Denmark is the 8th best country in the world for global business, concludes the influential Global Competitiveness Report 2011-2012 released by the World Economic Forum (WEF) today.
Denmark moves up one position from last year in the study, which compares over 142 economies worldwide and is based on a number of factors, ranging from the quality of a country’s road, its macroeconomic situation, to how easy it is to hire an engineer.
Denmark continues to receive first-rate assessment for its higher education and training system, which, according to the report, has provided the Danish workforce with the skills needed to reach high levels of technological adoption and innovation.
Praised for labor market flexibility and excellent infrastructure
The report praises Denmark for benefiting from one of the best-functioning and most transparent institutional frame works in the world, and an excellent infrastructure for transport as well as electricity and telephony. For instance, Denmark ranks number one when it comes to quality of the electricity supply.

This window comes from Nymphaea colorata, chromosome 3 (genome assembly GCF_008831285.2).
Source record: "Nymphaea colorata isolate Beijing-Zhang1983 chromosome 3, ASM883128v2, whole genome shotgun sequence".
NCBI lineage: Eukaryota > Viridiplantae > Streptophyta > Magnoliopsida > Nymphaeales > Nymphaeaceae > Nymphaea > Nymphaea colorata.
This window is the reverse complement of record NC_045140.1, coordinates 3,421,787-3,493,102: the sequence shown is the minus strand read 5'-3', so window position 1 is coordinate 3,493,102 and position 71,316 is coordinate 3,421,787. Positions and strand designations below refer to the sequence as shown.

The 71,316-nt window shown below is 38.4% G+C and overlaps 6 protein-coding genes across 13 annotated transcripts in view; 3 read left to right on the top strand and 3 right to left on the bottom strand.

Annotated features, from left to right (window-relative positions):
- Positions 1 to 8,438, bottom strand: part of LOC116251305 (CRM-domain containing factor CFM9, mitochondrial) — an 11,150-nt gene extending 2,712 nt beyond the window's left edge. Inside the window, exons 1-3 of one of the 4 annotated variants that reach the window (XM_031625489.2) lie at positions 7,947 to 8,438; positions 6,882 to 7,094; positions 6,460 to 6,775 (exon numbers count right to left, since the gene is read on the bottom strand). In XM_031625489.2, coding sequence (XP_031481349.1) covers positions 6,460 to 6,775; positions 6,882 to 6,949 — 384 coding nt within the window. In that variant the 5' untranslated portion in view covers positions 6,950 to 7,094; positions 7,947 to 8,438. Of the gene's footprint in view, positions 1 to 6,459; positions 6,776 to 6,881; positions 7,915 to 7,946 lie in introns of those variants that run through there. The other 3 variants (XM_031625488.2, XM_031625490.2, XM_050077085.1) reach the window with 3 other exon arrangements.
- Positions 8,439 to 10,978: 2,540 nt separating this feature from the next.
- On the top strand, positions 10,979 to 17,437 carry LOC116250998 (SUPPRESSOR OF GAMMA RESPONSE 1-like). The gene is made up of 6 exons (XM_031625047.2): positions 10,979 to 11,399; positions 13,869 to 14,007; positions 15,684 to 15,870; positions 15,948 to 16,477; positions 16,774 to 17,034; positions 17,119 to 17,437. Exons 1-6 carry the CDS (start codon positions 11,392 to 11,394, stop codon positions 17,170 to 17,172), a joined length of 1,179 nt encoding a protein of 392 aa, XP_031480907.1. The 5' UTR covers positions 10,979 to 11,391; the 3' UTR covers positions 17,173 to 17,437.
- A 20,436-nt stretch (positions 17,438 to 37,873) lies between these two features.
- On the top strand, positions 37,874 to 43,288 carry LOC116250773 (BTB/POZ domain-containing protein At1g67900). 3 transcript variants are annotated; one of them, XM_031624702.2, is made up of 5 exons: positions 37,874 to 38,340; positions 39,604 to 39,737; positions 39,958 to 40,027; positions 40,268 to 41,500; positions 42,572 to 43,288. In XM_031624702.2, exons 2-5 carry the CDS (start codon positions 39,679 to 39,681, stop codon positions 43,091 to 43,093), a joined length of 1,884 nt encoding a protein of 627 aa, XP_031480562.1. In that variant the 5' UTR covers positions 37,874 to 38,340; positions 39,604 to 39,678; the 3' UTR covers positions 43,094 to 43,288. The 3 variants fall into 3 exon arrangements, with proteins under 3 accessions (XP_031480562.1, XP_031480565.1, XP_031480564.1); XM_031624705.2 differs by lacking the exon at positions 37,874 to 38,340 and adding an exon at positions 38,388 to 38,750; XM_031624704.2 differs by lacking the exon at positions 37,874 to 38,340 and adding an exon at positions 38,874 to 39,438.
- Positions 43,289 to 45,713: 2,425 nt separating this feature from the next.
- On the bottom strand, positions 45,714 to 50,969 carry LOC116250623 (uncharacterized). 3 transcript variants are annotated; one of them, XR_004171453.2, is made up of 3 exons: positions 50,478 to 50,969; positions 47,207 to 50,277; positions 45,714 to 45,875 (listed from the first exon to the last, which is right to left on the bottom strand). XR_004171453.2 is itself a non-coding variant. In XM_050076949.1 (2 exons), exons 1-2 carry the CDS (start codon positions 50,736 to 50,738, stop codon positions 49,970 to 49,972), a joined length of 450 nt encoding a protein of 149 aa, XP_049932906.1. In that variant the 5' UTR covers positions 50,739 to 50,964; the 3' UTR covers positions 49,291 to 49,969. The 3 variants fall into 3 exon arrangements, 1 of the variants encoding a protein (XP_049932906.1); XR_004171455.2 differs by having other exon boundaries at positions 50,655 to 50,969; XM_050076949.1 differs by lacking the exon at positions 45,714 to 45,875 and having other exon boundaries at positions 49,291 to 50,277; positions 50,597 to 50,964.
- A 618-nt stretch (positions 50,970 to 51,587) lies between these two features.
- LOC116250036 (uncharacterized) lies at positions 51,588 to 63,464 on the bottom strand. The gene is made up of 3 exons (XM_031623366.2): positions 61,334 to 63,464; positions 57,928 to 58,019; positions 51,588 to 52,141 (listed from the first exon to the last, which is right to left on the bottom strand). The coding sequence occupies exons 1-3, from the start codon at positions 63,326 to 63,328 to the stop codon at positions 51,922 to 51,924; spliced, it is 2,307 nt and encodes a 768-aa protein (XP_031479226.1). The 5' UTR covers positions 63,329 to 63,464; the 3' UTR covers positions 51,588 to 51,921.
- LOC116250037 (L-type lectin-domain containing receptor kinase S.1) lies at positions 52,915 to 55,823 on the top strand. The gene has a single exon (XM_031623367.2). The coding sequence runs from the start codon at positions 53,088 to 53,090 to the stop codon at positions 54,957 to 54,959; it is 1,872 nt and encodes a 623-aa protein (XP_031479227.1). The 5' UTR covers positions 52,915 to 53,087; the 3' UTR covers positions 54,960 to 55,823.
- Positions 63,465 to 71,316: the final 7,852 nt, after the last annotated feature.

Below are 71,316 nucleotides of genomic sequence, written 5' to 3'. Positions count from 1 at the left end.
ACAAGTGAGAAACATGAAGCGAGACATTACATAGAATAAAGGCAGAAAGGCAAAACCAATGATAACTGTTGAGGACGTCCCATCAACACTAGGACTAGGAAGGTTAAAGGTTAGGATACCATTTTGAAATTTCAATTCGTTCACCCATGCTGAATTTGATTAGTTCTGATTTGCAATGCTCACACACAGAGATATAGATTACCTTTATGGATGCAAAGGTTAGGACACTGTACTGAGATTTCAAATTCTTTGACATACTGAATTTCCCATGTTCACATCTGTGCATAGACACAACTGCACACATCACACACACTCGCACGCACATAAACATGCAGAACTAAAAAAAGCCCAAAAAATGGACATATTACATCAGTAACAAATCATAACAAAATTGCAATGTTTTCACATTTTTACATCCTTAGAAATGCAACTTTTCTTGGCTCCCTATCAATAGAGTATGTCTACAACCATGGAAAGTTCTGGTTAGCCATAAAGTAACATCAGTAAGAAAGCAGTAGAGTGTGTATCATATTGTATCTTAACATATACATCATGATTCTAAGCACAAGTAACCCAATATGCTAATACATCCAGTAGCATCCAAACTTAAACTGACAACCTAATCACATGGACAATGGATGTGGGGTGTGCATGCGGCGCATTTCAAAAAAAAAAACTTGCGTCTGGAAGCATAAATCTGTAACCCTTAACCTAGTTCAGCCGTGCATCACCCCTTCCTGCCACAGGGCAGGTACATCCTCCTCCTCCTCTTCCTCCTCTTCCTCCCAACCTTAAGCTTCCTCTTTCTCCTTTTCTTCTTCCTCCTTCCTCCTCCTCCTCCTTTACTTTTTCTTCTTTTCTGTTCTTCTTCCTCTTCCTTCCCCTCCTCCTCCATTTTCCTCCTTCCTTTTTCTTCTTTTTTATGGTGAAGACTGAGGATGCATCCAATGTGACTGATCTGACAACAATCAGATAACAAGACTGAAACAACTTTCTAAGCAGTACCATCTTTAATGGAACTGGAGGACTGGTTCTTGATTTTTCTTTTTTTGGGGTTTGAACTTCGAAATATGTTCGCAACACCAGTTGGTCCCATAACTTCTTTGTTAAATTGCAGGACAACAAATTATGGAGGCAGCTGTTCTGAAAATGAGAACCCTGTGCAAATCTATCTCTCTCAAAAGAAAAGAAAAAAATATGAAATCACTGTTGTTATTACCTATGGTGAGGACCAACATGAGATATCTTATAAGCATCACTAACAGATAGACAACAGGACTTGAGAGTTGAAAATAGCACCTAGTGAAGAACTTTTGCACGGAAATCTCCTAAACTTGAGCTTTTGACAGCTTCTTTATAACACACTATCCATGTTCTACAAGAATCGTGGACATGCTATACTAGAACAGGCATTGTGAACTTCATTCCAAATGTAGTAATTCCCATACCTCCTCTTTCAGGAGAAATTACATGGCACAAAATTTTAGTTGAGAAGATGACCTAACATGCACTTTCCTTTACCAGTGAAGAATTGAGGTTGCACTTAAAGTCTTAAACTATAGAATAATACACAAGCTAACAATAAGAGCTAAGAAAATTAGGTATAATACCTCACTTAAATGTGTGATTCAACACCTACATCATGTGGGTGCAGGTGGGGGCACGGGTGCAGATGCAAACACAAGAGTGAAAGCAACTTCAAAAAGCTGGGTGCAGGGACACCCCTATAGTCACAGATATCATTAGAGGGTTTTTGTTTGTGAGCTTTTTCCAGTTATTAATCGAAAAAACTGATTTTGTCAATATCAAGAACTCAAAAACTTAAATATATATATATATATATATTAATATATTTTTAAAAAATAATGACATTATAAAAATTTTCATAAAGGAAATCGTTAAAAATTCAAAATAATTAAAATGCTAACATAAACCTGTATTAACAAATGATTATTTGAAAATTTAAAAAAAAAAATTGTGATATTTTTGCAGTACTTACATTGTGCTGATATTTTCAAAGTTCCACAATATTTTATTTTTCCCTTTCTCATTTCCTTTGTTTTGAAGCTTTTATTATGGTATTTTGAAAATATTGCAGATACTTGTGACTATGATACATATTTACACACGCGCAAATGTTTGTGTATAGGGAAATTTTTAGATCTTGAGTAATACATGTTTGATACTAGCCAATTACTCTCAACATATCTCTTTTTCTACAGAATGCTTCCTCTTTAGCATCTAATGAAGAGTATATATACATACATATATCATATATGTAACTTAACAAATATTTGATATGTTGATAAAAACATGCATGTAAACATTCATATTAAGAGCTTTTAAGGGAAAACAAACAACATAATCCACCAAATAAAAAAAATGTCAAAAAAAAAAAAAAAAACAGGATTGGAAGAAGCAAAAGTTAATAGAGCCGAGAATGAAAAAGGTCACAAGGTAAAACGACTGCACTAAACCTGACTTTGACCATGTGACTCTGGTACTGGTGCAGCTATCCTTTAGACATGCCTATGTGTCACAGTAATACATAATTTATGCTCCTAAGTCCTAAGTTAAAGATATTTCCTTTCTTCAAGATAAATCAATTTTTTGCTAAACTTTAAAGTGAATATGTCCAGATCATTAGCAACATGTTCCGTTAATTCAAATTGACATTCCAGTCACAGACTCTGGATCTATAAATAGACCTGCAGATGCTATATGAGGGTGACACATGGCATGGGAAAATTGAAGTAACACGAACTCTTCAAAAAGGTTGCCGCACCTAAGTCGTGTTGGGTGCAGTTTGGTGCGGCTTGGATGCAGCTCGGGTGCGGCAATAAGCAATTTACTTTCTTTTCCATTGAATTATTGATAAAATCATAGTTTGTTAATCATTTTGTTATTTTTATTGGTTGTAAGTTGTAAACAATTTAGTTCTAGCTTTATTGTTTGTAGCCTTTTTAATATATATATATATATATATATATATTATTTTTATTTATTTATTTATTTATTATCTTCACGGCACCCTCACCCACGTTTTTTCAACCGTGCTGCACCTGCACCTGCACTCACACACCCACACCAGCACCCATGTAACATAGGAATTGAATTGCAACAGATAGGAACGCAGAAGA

Although Denmark shares similarities with the other Nordic countries, the country distinguished itself when it comes to labor market flexibility. Denmark has one of the most efficient labor markets internationally, with more flexibility in setting wages, firing, and hiring workers than in the other Nordics and in most countries more generally, says the report. Denmark ranks first when it comes to hiring and firing practices and redundancy costs.
It is far from the first time that Denmark gets excellent ratings on prestigious international ranking lists.
In both 2008 and 2009, Denmark ranked first on Forbes Magazine’s list of “Best Countries for Business” and came out on top once again in 2010.
According to Forbes, Denmark excelled by having a minimal level of corruption, strong personal freedom and favorable property rights.
In another recent report, the World Bank ranked Denmark as the second easiest place in Europe to do business in 2011. Denmark ranked number six in the world among 183 countries.
Read the full report from the World Economic Forum.